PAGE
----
Strengthening your “breathing muscles” is the key to slaying your cardio workouts


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Strengthening your muscles and joints are fundamental for your fitness game. Duh. But one muscle that no one talks about? Your breathing muscles, which you should be working to boost your capacity for cardio endurance.

Known as your “intercostal muscles,” your breathing muscles are located around your ribs and help you breathe easier. “[They] help make up the chest wall and protect the lungs,” says Kasey Kotarak, trainer and coach at Fit Body Boot Camp, adding that they play a very important role in the mechanical aspect of our breathing. They help to expand and shrink the size of the chest cavity, adds Steve Stonehouse, NASM, a coach and director of education for Stride.

And when you’re doing a cardio workout, you’re obviously breathing a lot harder than, say, when you’re sitting on the couch binge-watching 90 Day Fiancé—which is where intercostal strength comes into play. “The intercostal muscles make it possible for the larger air flow required for cardio, and also work to allow an increased breath rate,” says Kotarak. So these muscles are helping your body adjust to all of the inhaling and exhaling required during a cardio workout. “Without these muscles, your body wouldn’t be able to adapt to the physiological changes that come with exercise,” she adds. “Stronger intercostal muscles can help increase your stamina, endurance, and reduce shortness of breath.” Um, wow.

Your diaphragm, which activates your parasympathetic response, is also important for your breathing-during-workouts game, and is the first thing to kick into gear. “Then your intercostal muscles expand your ribs,” says Stonehouse. “Ideally, and when trained properly, your chest moves last and least,” he says. As for strengthening these all-important muscles, cardio and breathing exercises help, but there are also strength training moves and even yoga poses you can do,  too. Here are the moves to do to strengthen your intercostal muscles for ninja-like breathing capabilities—just note that a key element of doing these exercises is to focus on your breath.

1. Dumbbell pull-over: Lie flat on a bench, making sure your head and neck are supported. Both feet should be flat on the ground. Hold one end of the dumbbell with both hands directly above the chest, keeping a slight bend in the elbows. Then lower the dumbbell over the head as far as your body will allow while keeping the arms tucked in. Lift the weight back to starting position while engaging the core, says Kotarak.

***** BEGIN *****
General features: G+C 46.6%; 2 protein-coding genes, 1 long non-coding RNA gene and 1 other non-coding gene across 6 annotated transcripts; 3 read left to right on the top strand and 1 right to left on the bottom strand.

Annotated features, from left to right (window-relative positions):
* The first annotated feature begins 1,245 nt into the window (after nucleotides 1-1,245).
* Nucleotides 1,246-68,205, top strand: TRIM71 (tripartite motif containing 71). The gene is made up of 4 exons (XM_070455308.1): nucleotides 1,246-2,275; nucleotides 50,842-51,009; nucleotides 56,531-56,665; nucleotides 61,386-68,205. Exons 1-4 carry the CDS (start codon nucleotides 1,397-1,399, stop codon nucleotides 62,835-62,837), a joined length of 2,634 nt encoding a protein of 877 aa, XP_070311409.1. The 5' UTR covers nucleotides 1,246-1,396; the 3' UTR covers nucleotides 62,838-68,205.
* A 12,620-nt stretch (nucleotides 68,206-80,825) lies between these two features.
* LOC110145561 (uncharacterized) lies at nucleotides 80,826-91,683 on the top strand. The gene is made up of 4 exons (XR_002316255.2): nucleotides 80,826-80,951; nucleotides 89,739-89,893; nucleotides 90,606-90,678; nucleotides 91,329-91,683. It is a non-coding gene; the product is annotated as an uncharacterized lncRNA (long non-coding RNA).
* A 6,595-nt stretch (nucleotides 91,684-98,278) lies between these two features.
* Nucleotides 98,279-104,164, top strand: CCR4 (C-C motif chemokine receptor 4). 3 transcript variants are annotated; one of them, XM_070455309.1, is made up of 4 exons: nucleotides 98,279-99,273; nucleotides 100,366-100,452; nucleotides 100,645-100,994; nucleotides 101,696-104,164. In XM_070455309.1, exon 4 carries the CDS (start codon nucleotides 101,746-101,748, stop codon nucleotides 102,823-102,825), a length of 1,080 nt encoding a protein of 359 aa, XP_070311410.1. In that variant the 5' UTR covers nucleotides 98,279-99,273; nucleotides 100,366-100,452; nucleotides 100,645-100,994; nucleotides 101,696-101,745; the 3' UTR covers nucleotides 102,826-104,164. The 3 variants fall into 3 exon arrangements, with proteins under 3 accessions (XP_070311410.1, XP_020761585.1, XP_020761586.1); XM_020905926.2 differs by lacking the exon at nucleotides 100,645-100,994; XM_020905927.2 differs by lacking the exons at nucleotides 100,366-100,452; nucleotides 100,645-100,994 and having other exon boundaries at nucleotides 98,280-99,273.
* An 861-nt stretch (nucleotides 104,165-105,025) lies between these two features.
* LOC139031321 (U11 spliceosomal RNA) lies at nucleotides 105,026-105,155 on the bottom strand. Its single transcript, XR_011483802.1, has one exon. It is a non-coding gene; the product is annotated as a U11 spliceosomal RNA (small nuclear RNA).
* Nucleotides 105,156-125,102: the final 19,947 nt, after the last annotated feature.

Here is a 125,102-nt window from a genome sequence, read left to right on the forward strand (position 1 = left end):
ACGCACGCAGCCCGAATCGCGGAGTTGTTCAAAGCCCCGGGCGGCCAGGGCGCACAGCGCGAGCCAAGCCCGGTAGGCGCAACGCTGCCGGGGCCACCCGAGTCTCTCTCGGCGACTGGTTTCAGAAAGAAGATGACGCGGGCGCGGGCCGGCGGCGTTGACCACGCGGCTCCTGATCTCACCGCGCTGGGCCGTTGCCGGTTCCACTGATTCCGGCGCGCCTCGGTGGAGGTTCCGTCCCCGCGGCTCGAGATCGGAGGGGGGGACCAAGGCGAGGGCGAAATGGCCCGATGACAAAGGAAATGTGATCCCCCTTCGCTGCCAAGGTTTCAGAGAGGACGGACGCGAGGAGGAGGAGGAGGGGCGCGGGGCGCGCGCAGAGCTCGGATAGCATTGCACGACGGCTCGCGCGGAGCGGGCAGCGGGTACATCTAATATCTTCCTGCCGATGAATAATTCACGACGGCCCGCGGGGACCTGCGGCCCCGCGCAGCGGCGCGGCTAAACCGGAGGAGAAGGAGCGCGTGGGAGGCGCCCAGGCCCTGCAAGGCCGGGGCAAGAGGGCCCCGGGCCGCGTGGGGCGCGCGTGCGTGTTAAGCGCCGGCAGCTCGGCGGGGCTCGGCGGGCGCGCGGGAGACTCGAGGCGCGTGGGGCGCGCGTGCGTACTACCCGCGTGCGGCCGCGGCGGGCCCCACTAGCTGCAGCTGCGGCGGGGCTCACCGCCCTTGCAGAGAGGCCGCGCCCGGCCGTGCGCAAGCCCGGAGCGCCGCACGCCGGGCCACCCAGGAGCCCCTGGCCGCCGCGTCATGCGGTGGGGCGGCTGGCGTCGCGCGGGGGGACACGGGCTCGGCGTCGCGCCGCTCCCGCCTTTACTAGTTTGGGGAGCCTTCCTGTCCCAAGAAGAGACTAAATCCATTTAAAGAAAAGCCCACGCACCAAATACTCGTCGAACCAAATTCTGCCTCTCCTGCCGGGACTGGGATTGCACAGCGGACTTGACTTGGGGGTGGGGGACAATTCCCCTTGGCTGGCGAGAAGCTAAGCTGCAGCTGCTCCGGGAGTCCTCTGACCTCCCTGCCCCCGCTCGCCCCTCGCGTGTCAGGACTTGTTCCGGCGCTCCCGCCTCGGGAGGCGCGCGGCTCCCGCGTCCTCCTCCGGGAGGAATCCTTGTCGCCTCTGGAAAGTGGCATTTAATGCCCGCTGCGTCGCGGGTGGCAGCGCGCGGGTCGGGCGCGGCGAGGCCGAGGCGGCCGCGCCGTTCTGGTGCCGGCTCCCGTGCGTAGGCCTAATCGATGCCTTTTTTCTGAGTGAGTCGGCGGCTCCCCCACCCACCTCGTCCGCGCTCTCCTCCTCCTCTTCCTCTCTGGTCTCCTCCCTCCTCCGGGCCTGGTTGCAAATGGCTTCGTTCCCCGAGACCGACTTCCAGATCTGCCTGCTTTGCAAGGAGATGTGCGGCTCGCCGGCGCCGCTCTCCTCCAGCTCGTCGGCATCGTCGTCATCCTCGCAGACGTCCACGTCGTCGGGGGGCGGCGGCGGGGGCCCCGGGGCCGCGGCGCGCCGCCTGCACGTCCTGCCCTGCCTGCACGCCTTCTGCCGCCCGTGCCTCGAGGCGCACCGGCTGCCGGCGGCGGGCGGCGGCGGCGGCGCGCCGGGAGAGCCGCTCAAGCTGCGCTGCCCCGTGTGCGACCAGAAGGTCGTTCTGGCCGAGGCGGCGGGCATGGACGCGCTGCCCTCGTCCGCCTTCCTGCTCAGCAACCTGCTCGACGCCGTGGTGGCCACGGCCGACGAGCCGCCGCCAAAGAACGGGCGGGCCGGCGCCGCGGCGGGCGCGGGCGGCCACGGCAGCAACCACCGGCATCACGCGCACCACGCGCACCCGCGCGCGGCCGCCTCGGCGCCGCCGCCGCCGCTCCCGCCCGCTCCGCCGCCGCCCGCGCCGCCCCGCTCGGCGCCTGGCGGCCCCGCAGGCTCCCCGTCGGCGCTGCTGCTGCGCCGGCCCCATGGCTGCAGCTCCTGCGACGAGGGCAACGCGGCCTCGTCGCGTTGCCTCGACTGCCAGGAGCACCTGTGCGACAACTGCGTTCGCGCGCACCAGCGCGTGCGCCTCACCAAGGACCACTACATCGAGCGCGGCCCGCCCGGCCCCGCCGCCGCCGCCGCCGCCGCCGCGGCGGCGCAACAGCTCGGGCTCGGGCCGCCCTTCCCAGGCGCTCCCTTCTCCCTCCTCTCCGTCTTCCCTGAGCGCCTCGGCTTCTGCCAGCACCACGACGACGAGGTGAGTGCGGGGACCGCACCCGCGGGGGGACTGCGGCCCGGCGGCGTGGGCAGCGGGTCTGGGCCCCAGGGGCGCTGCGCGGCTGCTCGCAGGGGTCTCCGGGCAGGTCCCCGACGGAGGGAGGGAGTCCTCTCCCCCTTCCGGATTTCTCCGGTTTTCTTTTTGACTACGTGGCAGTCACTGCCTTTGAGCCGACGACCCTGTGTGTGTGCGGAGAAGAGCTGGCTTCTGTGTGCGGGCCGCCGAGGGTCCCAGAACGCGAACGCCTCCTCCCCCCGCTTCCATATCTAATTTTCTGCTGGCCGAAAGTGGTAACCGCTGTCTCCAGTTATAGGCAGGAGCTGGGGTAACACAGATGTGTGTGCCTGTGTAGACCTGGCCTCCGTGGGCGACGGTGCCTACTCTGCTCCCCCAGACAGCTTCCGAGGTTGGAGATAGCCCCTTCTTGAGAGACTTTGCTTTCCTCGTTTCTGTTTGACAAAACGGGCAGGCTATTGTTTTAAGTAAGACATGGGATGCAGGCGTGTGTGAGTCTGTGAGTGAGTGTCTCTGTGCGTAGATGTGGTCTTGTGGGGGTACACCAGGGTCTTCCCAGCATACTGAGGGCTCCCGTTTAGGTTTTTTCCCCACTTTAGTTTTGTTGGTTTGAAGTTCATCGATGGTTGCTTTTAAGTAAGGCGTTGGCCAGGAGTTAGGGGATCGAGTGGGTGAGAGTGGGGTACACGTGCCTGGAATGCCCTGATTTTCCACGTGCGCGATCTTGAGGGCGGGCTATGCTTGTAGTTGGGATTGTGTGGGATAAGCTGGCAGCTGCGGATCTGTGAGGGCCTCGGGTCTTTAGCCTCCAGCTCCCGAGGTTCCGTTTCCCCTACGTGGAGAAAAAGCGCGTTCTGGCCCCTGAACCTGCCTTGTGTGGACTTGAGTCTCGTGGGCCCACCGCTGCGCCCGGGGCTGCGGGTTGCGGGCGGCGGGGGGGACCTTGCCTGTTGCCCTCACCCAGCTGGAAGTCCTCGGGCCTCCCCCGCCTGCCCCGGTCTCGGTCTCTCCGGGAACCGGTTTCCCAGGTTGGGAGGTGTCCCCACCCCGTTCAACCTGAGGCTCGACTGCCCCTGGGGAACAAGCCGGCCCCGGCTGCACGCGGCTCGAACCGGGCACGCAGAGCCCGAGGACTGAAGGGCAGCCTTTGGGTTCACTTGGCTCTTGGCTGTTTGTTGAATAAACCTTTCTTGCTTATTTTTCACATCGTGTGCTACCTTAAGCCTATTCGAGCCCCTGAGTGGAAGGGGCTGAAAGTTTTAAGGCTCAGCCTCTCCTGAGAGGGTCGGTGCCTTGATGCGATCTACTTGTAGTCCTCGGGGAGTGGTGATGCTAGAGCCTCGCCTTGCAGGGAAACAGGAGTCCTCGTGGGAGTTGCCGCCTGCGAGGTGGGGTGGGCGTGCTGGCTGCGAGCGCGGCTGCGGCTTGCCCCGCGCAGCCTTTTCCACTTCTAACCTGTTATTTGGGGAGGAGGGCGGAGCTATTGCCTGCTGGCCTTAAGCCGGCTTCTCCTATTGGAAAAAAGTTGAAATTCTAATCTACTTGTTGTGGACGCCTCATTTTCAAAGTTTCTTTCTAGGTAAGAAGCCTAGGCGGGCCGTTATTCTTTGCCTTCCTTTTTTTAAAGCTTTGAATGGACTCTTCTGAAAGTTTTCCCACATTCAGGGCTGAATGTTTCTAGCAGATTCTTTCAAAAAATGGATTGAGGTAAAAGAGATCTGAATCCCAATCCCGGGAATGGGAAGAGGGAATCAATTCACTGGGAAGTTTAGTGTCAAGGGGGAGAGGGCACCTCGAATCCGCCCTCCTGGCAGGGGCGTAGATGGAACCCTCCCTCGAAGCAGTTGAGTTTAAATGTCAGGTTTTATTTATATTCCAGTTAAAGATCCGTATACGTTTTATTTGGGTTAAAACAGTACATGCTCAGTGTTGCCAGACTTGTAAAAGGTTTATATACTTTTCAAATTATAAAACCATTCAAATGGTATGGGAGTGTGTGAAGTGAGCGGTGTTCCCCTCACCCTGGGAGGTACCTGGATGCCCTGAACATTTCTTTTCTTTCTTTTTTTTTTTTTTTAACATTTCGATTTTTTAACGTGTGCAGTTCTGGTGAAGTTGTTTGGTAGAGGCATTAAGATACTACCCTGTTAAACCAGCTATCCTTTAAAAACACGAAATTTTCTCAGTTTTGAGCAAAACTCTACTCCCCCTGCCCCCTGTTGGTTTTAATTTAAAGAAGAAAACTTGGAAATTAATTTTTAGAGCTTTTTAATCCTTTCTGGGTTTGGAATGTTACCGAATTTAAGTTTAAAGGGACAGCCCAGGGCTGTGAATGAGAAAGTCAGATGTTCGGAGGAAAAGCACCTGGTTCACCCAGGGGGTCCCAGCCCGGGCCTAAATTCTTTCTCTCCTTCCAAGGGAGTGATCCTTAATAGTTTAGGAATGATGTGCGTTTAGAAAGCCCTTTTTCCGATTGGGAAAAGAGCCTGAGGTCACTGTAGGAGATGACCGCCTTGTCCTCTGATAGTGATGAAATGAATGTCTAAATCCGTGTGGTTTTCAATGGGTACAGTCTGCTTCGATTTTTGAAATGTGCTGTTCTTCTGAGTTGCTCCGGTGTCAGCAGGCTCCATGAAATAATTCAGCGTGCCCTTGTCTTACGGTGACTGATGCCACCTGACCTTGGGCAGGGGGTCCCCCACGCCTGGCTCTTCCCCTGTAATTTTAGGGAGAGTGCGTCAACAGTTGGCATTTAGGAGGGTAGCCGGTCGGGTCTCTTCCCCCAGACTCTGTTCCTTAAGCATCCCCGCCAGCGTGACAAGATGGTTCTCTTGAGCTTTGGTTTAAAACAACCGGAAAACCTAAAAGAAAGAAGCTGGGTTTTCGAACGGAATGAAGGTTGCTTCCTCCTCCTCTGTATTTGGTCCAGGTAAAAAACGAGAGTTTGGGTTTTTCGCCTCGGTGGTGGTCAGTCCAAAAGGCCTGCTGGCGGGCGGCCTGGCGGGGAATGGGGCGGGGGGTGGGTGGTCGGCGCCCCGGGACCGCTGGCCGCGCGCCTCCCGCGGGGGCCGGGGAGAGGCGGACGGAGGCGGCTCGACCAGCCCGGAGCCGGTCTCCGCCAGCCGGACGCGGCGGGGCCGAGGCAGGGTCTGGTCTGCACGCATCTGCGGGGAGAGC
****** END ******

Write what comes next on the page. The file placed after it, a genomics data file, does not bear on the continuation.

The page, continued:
2. Oblique heel touches: Lie on the floor with knees bent and feet flat, notes Kotarak. Move your heels in until your knees are pointing upward. Looking at the ceiling, raise your head, neck, and shoulders slightly off the floor, and with your arms at your sides reach for one heel by engaging the core. Then bring the arm back to the start. Complete a full set on one side before switching, or alternate side to side.

3. Chest fly: Stonehouse recommends this move, which involves lying on a flat bench with a dumbbell in each hand resting on top of your thighs. Your palms should be facing each other. Use your thighs to help raise the dumbbells, and lift one weight at a time so you can hold them in front of you at shoulder-width. Raise the dumbbells up like you’re pressing them, but stop and hold before you lock out—this should be your starting position. With a slight bend in the elbows, lower your arms out at both sides in a wide arc until you feel a stretch in your chest. Breathe in as you perform this portion of the movement, and keep the arms stationary—the movement should only be at the shoulder joint. Raise your arms back to starting position as you squeeze your chest muscles and breathe out, and use the same arc of motion to lower the weights.

4. Side plank hip dip: Kotarak likes this move to work your core and strengthen your intercostal muscles at the same time. Begin on your side with your elbow directly underneath your shoulder, and stack your feet on top of each other or stagger the front foot in front of the other in a side plank. Once you’re stable, press up into the low side plank. Engage your core and dip your hips up and down, bringing them as close to the ground as you can. Keep your opposite arm at the hip or ear, and be sure to do both sides.

5. Extended side angle: Kelly Clifton Turner, yoga instructor and director of education for YogaSix, loves the extended side angle for this purpose, as it “stretches the top ribs and asks the bottom ribs to stabilize and strengthen,” she says. Begin in a Warrior II yoga pose with your right knee bent in the front, and bring your right elbow down to your right knee. Inhale to bring your left arm up toward the ceiling, then exhale with your arm over the ear, making a straight line along the left side of your body.

If you’ve ever wondered, here’s what trainers have to say about doing cardio or strength training first in a workout. And this is what to know about power in fitness, which is a less-discussed important part of your strength game. 

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